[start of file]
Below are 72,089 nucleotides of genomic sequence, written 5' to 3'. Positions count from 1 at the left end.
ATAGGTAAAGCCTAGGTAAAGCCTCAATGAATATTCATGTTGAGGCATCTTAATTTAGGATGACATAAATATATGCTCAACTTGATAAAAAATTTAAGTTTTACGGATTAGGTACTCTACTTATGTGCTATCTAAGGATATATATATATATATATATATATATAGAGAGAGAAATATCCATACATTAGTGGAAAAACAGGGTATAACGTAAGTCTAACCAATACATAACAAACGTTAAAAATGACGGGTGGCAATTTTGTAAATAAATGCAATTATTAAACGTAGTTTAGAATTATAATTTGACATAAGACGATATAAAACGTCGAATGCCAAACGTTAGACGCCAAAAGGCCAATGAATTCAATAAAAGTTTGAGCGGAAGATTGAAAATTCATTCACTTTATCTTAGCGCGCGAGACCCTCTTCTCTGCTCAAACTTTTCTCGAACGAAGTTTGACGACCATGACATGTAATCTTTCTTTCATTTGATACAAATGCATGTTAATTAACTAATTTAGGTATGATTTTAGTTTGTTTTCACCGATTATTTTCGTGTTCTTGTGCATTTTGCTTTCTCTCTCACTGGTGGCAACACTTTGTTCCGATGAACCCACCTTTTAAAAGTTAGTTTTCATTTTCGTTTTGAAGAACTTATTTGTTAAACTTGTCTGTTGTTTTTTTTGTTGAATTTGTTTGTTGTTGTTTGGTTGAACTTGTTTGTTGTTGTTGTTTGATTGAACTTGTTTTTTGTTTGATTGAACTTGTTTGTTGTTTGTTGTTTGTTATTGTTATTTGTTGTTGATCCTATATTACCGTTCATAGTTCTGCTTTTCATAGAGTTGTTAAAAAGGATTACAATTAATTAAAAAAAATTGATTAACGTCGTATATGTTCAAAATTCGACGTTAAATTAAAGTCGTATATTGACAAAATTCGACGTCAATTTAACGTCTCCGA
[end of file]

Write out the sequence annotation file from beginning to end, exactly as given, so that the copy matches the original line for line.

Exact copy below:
Below are 72,089 nucleotides of genomic sequence, written 5' to 3'. Positions count from 1 at the left end.
ATAGGTAAAGCCTAGGTAAAGCCTCAATGAATATTCATGTTGAGGCATCTTAATTTAGGATGACATAAATATATGCTCAACTTGATAAAAAATTTAAGTTTTACGGATTAGGTACTCTACTTATGTGCTATCTAAGGATATATATATATATATATATATATATAGAGAGAGAAATATCCATACATTAGTGGAAAAACAGGGTATAACGTAAGTCTAACCAATACATAACAAACGTTAAAAATGACGGGTGGCAATTTTGTAAATAAATGCAATTATTAAACGTAGTTTAGAATTATAATTTGACATAAGACGATATAAAACGTCGAATGCCAAACGTTAGACGCCAAAAGGCCAATGAATTCAATAAAAGTTTGAGCGGAAGATTGAAAATTCATTCACTTTATCTTAGCGCGCGAGACCCTCTTCTCTGCTCAAACTTTTCTCGAACGAAGTTTGACGACCATGACATGTAATCTTTCTTTCATTTGATACAAATGCATGTTAATTAACTAATTTAGGTATGATTTTAGTTTGTTTTCACCGATTATTTTCGTGTTCTTGTGCATTTTGCTTTCTCTCTCACTGGTGGCAACACTTTGTTCCGATGAACCCACCTTTTAAAAGTTAGTTTTCATTTTCGTTTTGAAGAACTTATTTGTTAAACTTGTCTGTTGTTTTTTTTGTTGAATTTGTTTGTTGTTGTTTGGTTGAACTTGTTTGTTGTTGTTGTTTGATTGAACTTGTTTTTTGTTTGATTGAACTTGTTTGTTGTTTGTTGTTTGTTATTGTTATTTGTTGTTGATCCTATATTACCGTTCATAGTTCTGCTTTTCATAGAGTTGTTAAAAAGGATTACAATTAATTAAAAAAAATTGATTAACGTCGTATATGTTCAAAATTCGACGTTAAATTAAAGTCGTATATTGACAAAATTCGACGTCAATTTAACGTCTCCGA